After our “last breakfast”, we made our way over to Chelan Seaplanes to load up our backpacks.



Warming up the plane.

Here is the crew getting ready for takeoff.


Once the plane was warmed up, it was time to go!

Our pilot has only been flying in the Chelan area for the last couple of years. Prior to flying down here, he was a bush pilot up in Alaska. He still did a great job of pointing out the sites for us. At one point, he tried to point out some Bighorn Sheep, but none of us actually saw them.

A view of the orchards along the NE side of Lake Chelan.


Cruising up Lake Chelan


Along the way, the mountains are already starting to look rugged…it is gonna be a tough hike!




We also got a little peek at Glacier Peak (10,520’) – the jagged snow cap barely in the picture.


Occasionally our pilot would “dip” one of the wings to give us a better view of something. A couple of times, he did this without warning, and kinda freaked us out!

We also got some awesome views of Mount Baker (10,760’)!



Hwy 20 cutting through the park…ok, technically this part of the highway is already outside the park.


Rainy Lake is on the right, Ann Lake is on the left. You can see a trail on the hillside above Ann Lake. Rainy Pass on Hwy 20 is the leftmost portion of the road in the picture.


Ross Lake Dam


Waterfall coming off of Jack Mountain


Suspension bridge over Lightning Creek. The dock at the bottom is the Lightning Creek Stock Camp. We had lunch there on our 3rd day – it was a very cool camp.DSC01853

Almost there. The small hill at the end of the ridge is Little Jackass Mountain (4387’), the jagged peak near the middle is Hozomeen Mountain (8066’), and just off our wing and out of the picture is Desolation Peak (6102’). Our first day of hiking is the valley between Hozomeen Mountain and the ridge in the foreground.DSC01857

Hozomeen Mountain


Our approach to the campground. As we clear Little Jackass Mountain, you can see the boat launch dock where we were dropped off.

Plane landing.

Plane pulling into the boat launch at Hozomeen.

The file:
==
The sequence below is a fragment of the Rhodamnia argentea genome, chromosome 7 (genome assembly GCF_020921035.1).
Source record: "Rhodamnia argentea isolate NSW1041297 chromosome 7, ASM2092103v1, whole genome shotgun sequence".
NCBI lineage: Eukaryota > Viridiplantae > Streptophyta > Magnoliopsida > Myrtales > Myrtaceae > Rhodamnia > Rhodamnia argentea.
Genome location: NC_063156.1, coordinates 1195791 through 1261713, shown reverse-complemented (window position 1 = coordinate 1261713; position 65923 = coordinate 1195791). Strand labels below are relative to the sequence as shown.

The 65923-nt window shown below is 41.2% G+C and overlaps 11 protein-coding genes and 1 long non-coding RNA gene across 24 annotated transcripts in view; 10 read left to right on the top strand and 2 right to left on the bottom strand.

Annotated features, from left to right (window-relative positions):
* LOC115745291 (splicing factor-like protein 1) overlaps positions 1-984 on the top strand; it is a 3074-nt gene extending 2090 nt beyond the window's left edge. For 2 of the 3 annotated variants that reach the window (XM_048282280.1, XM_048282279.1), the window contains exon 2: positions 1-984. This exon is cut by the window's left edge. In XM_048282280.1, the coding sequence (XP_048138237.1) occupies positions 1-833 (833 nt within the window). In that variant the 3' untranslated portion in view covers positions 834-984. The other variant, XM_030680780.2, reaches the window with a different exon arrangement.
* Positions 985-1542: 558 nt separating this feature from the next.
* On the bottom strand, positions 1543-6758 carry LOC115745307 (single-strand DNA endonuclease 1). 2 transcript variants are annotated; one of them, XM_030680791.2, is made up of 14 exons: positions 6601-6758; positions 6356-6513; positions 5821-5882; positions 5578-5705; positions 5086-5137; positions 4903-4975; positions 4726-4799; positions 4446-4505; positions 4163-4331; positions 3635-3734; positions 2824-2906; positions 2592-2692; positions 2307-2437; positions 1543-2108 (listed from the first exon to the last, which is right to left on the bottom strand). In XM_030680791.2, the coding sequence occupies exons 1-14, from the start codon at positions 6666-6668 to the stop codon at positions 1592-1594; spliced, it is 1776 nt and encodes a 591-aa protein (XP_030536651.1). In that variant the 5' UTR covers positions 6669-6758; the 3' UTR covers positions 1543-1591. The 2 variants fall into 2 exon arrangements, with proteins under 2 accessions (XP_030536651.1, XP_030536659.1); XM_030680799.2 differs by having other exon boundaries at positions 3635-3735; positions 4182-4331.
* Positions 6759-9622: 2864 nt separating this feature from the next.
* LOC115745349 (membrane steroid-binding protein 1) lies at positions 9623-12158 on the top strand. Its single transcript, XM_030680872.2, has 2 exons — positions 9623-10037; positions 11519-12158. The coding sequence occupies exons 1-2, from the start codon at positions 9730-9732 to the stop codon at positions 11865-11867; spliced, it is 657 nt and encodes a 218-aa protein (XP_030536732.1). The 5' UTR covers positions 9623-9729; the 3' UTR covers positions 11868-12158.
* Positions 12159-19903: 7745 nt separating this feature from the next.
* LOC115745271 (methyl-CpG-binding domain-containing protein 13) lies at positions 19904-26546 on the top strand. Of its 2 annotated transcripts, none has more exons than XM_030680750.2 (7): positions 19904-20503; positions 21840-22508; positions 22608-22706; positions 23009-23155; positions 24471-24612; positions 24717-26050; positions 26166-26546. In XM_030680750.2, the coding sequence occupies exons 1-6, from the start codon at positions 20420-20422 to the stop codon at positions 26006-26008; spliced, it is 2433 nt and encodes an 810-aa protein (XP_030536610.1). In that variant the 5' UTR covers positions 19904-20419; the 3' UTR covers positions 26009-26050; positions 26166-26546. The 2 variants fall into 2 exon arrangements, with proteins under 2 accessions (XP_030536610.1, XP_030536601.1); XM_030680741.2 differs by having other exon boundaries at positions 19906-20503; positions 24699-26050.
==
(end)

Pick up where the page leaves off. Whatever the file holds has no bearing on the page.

The seaplane leaving us! Only one way home now!


Once we were done with the flight, we hung out at the Hozomeen Campground for the the day. It was warm, and Trent decided it was a good idea to get in the water, sneak up on Michelle, and splash her while she was sun bathing on the dock.


Had to get a picture of a good looking blog author.


Lunch at the Hozomeen Boat Launch. We tried to stay near the lake to avoid the mosquitos. Unfortunately, the campsites weren’t near the lake Sad smile



Our campsite was a nice grassy area near the bathrooms, but there were a ton of mosquitos! We chewed through our bug spray.


We did get to have a campfire to help keep the bugs away.DSC01880

This ended up being a long but very spectacular day. Everyone crashed before it was even dark outside (which was the theme for the trip).

North Cascades Backpacking Trip Day #2
North Cascades Backpacking Trip Day #3

Springtime Little Si Hike

Our permit application for the Wonderland Trail has been submitted (at least we hope it has, we had some fax machine issues). We decided to kick off our training today with a nice springtime hike up the Little Si trail.

One of the new gadgets I tried out today was the Peak Design Capture Camera Clip. This cool little device attaches a camera to a backpack strap (or belt) and keeps the camera from swaying around excessively.   The clip consists of two parts – a clamp that goes around the strap, and a plate that attaches into the tripod mount on the bottom of the camera. There is a release button that allows the camera to be attached/removed quickly. Here is a picture of my Sony NEX 6 attached to my day pack strap (funky camera angle – used my phone to get the picture).


The hike itself was not super long – about 4.5 miles round trip with an elevation gain near 1300’. The weather was great – temperature in the mid 50s to low 60s.DSC00812

A short way into the hike, there is a side trail – “The Boulder Loop”. We skipped it on the way up, thinking we’d hit it on the way down. We ended up not doing it.DSC00813

This hike is a little more scenic than Mount Si. There are more things to see – a stream, some cool rock formations, and a small swamp (I didn’t take a picture of the swamp).



My hiking buddy about 1/2 way up the trail.


One of the more difficult trail sections. Fairly steep with a ton of roots and rocks. Sure glad I wasn’t trying to ride my motorcycle up this.


Almost to the top. This is the view facing north.DSC00829

The view of Mount Si from the end of the trail.


Triathlon Camp–Rambo Hike and Open Water Swim

Not a lot of text tonight – pretty tired and I need to get all of my gear together for the assault on Haleakala tomorrow (I have decided to do all 10,000+ feet, details tomorrow).  Today, we went on a cool hike through a bamboo forest along some streams, with lots of waterfalls.

This is a small stream that we crossed right after starting the trail.


Looking up into the bamboo.


A good lookin’ guy.DSC00681



Another waterfall!DSC00700

I said lots of waterfalls, right?


This one was cool – you had to swim about 50 yds and scale a small waterfall, then you came to a much larger waterfall basin.  Several people went cliff diving here.


After hiking, it was off to the ocean for an open water swim!DSC00762

The reef that protected the beach set up a natural swimming flume, allowing the coaches to watch your swim stroke and give you some good feedback. The current flowed parallel to shore away from this picture. It was very strong – I don’t think I could have made any progress against it without training fins on.DSC00766

We’ve finished a triathlon

It only took two days to do it.